New funding for the development of a metabolomics resistance test at the IBL
Researchers from the Plant Ecology and Phytochemistry group at the Institute of Biology Leiden (IBL) received an STW (Stichting Technologische Wetenschappen) grant for applied studies in plant herbivore resistance with potential for a novel resistance test.
Dr. Kirsten Leiss and Prof. Dr. Peter Klinkhamer received a STW grant for a project based on the use of metabolomics to study herbivore resistance. The project is entitled: ‘A metabolomics resistance test’.
Chrysanthemum is one of the most important ornamental flowers grown in the Netherlands. It accounts for a turnover of about € 400 million per year. The Netherlands producing, 1.6 million plants per year, holds 20% of the world market.
The production is vulnerable to three important pests: western flower thrips (Frankliniella occidentalis), two-spotted spider mite (Tetranychus urticae), and the celery leafminer (Liriomyza trifolii). Inadequate control of these pests leads to considerable losses. Control of chrysanthemum pests depends mainly on the use of pesticides. This leads to resistance, health, and environment related problems. An alternative is host plant resistance. This requires a reliable and quick method to screen for resistance in plants. At the time resistance to each pest needs to be tested separately, leading to a whole array of time consuming and costly tests. In this project we will develop and validate a metabolomics resistance test based on the main pests of chrysanthemum. Such a test is based on the development of standard metabolomic profiles of plants resistant to particular pests. With these it is possible to predict resistance to different pests by establishing just one metabolomic profile. All four leading Dutch chrysanthemum breeders have thus agreed to support our project. The economic value of a successful project however, shows an even bigger potential. A metabolomics resistance test is universal. It can be used for any economically important herbivore, pathogen and host plant.
Natural host plant defense against pests and pathogens is mainly based on secondary plant compounds. Up to now the study of chemical host plant resistance has, for technical reasons, been restricted to the identification of single compounds applying specific chemical analyses adapted to the compound in question. In biological processesFrom left to right: western flower thrips (Frankliniella occidentalis), two-spotted spider mite (Tetranychus urticae), and the celery leafminer (Liriomyza trifolii)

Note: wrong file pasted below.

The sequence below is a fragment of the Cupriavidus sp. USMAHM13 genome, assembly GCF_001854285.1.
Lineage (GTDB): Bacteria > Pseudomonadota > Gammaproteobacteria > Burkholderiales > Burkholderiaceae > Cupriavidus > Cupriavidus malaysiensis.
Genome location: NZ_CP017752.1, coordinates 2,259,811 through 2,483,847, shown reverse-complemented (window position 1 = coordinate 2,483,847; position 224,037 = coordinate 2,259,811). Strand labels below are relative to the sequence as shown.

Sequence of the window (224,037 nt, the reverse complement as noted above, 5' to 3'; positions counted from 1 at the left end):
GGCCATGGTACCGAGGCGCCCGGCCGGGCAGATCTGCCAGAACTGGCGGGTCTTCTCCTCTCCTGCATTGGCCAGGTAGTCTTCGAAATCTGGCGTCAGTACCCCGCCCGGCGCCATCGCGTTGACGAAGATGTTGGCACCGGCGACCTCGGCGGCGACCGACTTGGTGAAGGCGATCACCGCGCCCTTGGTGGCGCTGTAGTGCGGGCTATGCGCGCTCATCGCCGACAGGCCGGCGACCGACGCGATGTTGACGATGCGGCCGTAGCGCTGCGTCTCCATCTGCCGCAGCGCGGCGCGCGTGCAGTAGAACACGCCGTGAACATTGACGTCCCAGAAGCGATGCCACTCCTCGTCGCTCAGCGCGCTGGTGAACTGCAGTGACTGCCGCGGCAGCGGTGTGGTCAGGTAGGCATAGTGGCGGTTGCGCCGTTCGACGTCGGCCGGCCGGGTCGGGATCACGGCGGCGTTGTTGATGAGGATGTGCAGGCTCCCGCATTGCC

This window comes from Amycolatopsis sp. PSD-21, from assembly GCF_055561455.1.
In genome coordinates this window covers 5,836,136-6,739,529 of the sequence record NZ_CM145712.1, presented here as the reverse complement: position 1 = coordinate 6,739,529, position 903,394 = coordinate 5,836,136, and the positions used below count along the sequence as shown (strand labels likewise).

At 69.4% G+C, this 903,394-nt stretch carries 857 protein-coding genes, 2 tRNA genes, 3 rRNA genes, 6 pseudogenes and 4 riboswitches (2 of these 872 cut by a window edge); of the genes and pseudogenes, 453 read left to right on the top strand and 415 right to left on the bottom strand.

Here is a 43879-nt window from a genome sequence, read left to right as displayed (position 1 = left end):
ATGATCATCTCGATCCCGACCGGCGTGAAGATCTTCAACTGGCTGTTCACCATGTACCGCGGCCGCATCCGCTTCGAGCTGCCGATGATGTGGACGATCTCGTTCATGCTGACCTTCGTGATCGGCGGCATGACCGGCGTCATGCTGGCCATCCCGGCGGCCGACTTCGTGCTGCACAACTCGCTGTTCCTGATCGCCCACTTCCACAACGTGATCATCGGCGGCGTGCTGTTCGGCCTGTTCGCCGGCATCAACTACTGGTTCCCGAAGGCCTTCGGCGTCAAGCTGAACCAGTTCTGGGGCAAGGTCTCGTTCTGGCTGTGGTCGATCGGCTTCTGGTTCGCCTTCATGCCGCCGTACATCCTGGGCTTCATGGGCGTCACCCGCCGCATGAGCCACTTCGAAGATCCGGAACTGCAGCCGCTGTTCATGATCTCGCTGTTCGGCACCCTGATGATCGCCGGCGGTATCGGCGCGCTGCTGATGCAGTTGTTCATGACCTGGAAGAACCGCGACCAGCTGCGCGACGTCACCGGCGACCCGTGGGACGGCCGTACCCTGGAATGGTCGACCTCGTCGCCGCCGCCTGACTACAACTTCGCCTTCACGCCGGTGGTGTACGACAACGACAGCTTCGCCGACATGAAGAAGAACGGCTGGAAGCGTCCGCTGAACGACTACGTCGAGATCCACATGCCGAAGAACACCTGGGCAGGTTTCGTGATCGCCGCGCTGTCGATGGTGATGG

Natural host plant defense against pests and pathogens is mainly based on secondary plant compounds. Up to now the study of chemical host plant resistance has, for technical reasons, been restricted to the identification of single compounds applying specific chemical analyses adapted to the compound in question. In biological processes however, usually different compounds, which identity are a priori unknown, are involved. A way to solve this problem is to use metabolomics. NMR (Nuclear Magnetic Resonance Spectroscopy) is one of the most universally used metabolomic approaches. It allows the simultaneous detection of a wide range of metabolites providing an instantaneous profile of a plant metabolome. NMR provides a general overview of the plant metabolome and is, therefore, of great interest to systems biology studies on all kind of biological processes. It is thus surprising that to date only a few metabolomic studies have focused on plant-host interactions.
The research proposed is based on an eco-metabolomic approach we developed as a proof of principle to show that NMR can constitute a major advancement in the study of host plant resistance: We classify resistant and susceptible plants in different environmental conditions and growth stages using in-vivo bioassays. Subsequently, we compare their metabolomic profiles by applying multivariate statistical analysis to identify metabolites involved in host plant resistance. The negative effect of the candidate compounds is cross-checked with in-vitro bioassays. With such an approach resistance to different pests can be predicted on the basis of just one metabolomic profile. An independent validation will be performed predicting the resistance of pests. The end result of this project is a high throughput metabolomics resistance test to substitute the time consuming and costly in vivo resistance bioassays, which have to be performed for each single pest or pathogen.